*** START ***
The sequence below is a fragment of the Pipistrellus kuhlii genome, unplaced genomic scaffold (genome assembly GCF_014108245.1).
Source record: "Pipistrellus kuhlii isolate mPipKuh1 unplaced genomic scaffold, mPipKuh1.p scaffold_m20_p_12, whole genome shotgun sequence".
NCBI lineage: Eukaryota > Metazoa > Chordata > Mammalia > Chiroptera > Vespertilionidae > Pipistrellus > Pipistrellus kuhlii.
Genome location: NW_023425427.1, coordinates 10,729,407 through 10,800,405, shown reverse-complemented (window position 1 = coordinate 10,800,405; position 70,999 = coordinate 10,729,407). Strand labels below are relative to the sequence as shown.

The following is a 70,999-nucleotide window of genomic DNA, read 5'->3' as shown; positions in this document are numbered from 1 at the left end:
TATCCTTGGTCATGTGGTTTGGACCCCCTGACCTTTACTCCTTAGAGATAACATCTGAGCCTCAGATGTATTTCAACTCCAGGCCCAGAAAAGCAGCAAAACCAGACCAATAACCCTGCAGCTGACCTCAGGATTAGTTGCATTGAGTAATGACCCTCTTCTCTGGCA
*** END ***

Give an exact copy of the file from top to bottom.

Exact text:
The sequence below is a fragment of the Pipistrellus kuhlii genome, unplaced genomic scaffold (genome assembly GCF_014108245.1).
Source record: "Pipistrellus kuhlii isolate mPipKuh1 unplaced genomic scaffold, mPipKuh1.p scaffold_m20_p_12, whole genome shotgun sequence".
NCBI lineage: Eukaryota > Metazoa > Chordata > Mammalia > Chiroptera > Vespertilionidae > Pipistrellus > Pipistrellus kuhlii.
Genome location: NW_023425427.1, coordinates 10,729,407 through 10,800,405, shown reverse-complemented (window position 1 = coordinate 10,800,405; position 70,999 = coordinate 10,729,407). Strand labels below are relative to the sequence as shown.

The following is a 70,999-nucleotide window of genomic DNA, read 5'->3' as shown; positions in this document are numbered from 1 at the left end:
TATCCTTGGTCATGTGGTTTGGACCCCCTGACCTTTACTCCTTAGAGATAACATCTGAGCCTCAGATGTATTTCAACTCCAGGCCCAGAAAAGCAGCAAAACCAGACCAATAACCCTGCAGCTGACCTCAGGATTAGTTGCATTGAGTAATGACCCTCTTCTCTGGCA